Captain’s Log 08/06/19 12:33
I’ve just got off the bus in Moss Side. I’m on my way to deliver the poems for The Specialist, Nigel and Mikela. In true Manchester fashion, it’s absolutely whazzing it down. I stood in a huge puddle on the way here and it’s about 12 degrees. But it’s hardly rained in the whole time I’ve been doing this, I feel like I’ve been quite lucky so far.
I’m heading to The Specialist’s house. I walk up Quinney Crescent, through the gate and knock on the door. A young lad of about seventeen answers with a baseball cap and big headphones. I explain why I’m here and he shouts upstairs, then wanders off. After a minute or so, The Specialist comes down in a grey dressing gown.
I’m worried this might not be a good time, but he seems pleased to see me. He goes to get his phone so he can film me reading the poem out, the same as he did last time. Once I’m finished, I hand him a copy.
“This is freestyle, you know what freestyle means?” he asks. I tell him I’m not sure, because I thought it meant making things up on the spot. “No, I mean the true meaning of the word freestyle,” he explains. “The way you’re approaching people in the street, it’s like stopping your gran in the road and asking her if she could do a dance. And then she says, ‘OK, but only if you have ‘Blue Suede Shoes’ by Elvis Presley.’ So you start looking through your phone and then…” He proceeds to do a little dance on the doorstep, wiggling his hips and shaking his arms around.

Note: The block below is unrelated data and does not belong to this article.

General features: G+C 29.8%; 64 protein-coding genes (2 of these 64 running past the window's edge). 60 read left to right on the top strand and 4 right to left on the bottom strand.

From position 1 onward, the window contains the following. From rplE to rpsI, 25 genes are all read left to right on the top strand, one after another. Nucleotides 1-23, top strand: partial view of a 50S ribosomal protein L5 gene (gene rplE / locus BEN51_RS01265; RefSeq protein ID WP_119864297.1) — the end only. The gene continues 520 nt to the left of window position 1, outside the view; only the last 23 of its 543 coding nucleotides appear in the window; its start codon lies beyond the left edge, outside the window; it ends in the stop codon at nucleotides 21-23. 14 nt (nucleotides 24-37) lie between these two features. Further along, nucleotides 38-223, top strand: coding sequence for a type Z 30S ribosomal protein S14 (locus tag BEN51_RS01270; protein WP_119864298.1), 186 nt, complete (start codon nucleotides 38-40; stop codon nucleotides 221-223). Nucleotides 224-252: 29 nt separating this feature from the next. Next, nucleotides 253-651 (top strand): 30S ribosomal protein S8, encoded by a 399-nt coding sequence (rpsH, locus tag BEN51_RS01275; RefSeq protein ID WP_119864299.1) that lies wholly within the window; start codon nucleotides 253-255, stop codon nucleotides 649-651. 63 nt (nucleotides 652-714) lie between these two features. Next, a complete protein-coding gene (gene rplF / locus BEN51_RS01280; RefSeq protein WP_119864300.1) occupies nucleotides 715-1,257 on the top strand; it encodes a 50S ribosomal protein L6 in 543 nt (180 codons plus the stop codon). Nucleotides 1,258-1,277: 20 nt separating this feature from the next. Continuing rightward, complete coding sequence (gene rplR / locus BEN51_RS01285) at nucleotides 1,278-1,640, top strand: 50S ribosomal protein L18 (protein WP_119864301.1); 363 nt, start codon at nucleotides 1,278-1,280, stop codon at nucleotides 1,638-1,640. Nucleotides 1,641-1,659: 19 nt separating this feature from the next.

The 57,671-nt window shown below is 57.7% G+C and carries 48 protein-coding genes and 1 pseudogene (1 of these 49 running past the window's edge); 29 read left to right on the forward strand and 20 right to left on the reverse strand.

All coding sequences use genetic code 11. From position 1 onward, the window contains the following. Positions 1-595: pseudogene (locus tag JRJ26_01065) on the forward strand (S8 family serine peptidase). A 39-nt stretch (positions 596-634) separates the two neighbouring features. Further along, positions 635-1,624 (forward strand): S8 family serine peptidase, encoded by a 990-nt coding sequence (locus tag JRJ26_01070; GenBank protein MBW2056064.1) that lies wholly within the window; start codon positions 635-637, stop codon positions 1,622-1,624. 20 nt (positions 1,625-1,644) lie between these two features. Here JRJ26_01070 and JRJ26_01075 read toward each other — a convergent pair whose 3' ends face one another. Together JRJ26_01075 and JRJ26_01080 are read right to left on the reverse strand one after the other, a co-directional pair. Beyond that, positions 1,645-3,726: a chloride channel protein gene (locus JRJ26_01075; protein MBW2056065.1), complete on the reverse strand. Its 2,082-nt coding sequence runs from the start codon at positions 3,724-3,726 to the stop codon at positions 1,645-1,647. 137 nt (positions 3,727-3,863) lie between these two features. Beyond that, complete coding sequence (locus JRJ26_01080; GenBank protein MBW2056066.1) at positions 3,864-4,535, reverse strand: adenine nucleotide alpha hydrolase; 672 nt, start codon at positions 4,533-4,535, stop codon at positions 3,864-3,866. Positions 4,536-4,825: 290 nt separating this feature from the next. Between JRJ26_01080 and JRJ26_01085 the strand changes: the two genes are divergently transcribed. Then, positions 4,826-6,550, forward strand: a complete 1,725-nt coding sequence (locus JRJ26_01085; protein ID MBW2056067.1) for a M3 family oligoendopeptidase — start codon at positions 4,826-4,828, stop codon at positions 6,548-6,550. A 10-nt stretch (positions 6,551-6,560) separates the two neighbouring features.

I think it’s fair to say The Specialist is a bit of an eccentric. But I admire anyone who can do a dance on the doorstep in the rain. And, considering what led me here in the first place, I’m not really one to judge people on eccentricity.
He tells me he feels like the poem could be a film, that it could be an animation. This is really interesting, with the funding I’ve got from the Arts Council, this is something I can actually make happen. I tell him I’ll give it a go.
We start to make our goodbyes.
“I’m really pleased I was in when you came round,” he says. We shake hands and I head off.
Tea with the Time Traveller
I was in the house the other day, just hoovering the floor,
when this 18th century time traveller came knocking at the door.
White curly hair, a cocked hat, a tailcoat long and purple,
a frilly shirt and stockings like The Scarlet Pimpernel.
He said his time machine had broke, he needed some assistance,
could he come in and see the toolbox, and would I help him fix it?
I said: “I’m sorry to let you down like, but we’ve never met before
and I’ve just spilt a load of Quavers on the living room floor.”
He said: “Please sir, I’m begging you, I’ve made a huge mistake,
I came here to view the wonders of the future human race,
I thought I’d find utopia, all creatures would be free,
but this world seems more unequal than 1783.
The rich are so much greedier, the hungry so much more so,
the towers are so dirty and no one says hello
and when I ran back to my time machine to try and ride it home
some youths were running round it and pelting it with stones.”
I said: “It’s nowt to do with me mate, no one can help you here,
I’ve got a load of crisps to pick up and I’m not an engineer.”
He seemed to get the message, but as he turned around,
I glimpsed his desperate face, the way his head went drooping down.
I said: “Hang on, wait, I’m sorry, maybe I’ve been a little cruel.